View simoncpj's profile

simoncpj

10 posts in 346 days


#3 posted 03-25-2017 03:48 AM

John, I have had this saw for a couple of months now so have experienced close to what you are. First, the front tube is the only thing the fence indexes from so having it in two pieces makes it finicky. Next having that tube ride on two pieces of angle iron further complicates things.

What I found is after your first attempt to get it right, you get to do it again but in a more methodical way. What has worked well for me is with the tube in place take the longest ruler you have to make sure the tube is level across the two sections, and is level to the table. If adjustments are needed, slightly loosen the bolts on the side needing adjustments then tap or whack with a mallet until even and lock down. When that is level, Move on to the tube joint. What I found helpful here was both the long ruler to make sure it is horizontally parallel (tube same difference away from face) across the tube. Then I uses a smaller ruler with a sharp corner to see if the tube sections mated flush. Again, adjustments are slightly loosen and tap with mallet.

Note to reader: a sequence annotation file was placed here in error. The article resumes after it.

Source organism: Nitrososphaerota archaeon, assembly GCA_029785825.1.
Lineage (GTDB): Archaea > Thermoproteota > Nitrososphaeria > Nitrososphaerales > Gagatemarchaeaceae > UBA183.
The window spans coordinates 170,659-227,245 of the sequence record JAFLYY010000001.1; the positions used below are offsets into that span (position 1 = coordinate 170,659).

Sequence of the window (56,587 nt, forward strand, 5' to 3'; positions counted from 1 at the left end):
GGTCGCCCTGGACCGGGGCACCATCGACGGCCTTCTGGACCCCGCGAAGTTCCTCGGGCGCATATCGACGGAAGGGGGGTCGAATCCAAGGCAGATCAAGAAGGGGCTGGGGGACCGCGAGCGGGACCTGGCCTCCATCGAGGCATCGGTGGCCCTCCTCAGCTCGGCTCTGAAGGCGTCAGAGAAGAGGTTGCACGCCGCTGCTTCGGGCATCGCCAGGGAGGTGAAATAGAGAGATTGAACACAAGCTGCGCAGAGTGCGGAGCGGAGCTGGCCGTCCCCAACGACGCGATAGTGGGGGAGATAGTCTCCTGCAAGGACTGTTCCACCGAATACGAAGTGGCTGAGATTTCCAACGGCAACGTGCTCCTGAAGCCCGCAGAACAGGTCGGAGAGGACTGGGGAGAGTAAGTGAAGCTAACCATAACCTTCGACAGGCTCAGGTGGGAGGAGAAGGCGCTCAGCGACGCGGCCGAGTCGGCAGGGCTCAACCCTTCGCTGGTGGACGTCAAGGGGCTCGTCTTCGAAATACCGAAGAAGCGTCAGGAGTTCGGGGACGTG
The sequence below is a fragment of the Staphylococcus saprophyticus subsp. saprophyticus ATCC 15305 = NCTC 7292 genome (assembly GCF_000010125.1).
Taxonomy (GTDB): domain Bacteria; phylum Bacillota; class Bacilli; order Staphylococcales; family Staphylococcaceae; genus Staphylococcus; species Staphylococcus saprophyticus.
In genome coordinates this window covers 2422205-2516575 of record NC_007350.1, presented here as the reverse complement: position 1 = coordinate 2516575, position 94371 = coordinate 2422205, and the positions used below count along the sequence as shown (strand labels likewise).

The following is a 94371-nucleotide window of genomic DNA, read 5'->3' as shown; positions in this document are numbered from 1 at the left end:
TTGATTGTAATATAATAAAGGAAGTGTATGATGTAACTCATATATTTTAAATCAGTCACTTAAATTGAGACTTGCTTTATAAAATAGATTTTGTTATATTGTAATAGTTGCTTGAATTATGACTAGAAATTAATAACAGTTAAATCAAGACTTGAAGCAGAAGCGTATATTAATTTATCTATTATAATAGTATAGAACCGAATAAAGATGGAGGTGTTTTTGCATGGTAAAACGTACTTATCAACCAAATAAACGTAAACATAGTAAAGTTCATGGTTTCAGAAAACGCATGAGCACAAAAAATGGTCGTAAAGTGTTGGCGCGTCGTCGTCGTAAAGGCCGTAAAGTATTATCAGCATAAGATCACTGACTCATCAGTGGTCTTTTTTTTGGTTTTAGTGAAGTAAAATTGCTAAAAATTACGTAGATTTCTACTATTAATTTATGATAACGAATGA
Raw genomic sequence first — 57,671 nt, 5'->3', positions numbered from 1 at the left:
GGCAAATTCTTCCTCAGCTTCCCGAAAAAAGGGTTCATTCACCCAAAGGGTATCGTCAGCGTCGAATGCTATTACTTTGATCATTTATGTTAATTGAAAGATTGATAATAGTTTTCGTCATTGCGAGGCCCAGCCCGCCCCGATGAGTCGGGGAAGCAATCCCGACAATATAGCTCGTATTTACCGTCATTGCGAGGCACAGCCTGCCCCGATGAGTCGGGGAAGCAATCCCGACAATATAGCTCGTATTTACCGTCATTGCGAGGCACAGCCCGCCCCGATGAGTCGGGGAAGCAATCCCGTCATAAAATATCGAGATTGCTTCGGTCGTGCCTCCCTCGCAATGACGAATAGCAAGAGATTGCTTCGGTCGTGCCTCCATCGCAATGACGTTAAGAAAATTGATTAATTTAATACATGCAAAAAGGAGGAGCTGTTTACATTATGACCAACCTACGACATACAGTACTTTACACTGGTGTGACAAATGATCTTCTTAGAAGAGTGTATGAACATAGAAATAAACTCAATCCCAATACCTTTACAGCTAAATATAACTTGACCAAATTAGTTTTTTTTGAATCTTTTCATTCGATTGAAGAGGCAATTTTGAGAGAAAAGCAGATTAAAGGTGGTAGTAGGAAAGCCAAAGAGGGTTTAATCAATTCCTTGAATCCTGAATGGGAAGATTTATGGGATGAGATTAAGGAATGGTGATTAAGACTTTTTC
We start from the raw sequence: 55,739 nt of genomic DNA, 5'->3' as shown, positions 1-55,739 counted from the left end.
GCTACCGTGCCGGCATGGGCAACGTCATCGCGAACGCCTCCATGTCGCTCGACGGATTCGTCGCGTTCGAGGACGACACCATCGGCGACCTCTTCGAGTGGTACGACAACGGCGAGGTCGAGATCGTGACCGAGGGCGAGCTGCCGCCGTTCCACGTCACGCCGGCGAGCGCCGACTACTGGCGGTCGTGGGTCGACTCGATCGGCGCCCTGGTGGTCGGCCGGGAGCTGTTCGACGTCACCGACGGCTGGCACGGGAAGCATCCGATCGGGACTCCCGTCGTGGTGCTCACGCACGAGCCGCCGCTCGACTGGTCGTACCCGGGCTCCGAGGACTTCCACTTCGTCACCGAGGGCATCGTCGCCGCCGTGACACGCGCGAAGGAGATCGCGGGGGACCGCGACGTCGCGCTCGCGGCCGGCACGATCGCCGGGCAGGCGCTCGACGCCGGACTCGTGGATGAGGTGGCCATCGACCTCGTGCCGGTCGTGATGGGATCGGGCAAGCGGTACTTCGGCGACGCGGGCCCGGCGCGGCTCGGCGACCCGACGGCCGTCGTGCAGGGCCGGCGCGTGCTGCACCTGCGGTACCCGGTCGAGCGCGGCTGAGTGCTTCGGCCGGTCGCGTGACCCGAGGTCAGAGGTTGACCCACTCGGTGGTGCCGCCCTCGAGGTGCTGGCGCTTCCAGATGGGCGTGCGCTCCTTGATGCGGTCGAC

It really is easier the second time as you are going from close to correct, not starting from scratch.

Regarding the fence, it sounds as if you may have the tee starting too high off the tube thus raising the fence in the front and causing it to seem to dip in the back. I might back both screws out until the fence sits on the table at the front and then bring them up just enough. And if the fence doesn’t move when you lock it, why worry about any lift unless it takes the fence out of vertical true.

BTW, you will likely need to shim a side of the fence to get them both true at the same time.

Good luck

View Jnick's profile

Jnick

3 posts in 286 days


#4 posted 03-28-2017 12:56 AM

#3 _ The sides of the fence have some play to move up and down. Loosen the large nuts inside the box tube from the bottom access holes. Some folks have also added a shim under the backend nylon block to raise up the backend.

Not sure what the deal is with #1 and #2.

- WhyMe

You sir, are the man. That did the trick. Adjusted the one side that was off and now I’m even across the whole thing!


If adjustments are needed, slightly loosen the bolts on the side needing adjustments then tap or whack with a mallet until even and lock down.

-simoncpj

You sir, are ALSO the man! In using the strategy above, I was able to get the guide tube aligned so now my fence is within 5/1000ths of an inch. While it may not be the 1-2/1000ths that most try for, I think it’s good enough to where I can actually get started!

Now, I just have to adjust the 90/45 degree angles and then I confirmed my blade is off 4/1000ths of an inch. That I may try to dial in a bit, providing I can find the right method to do so since I know there is much debate on this model.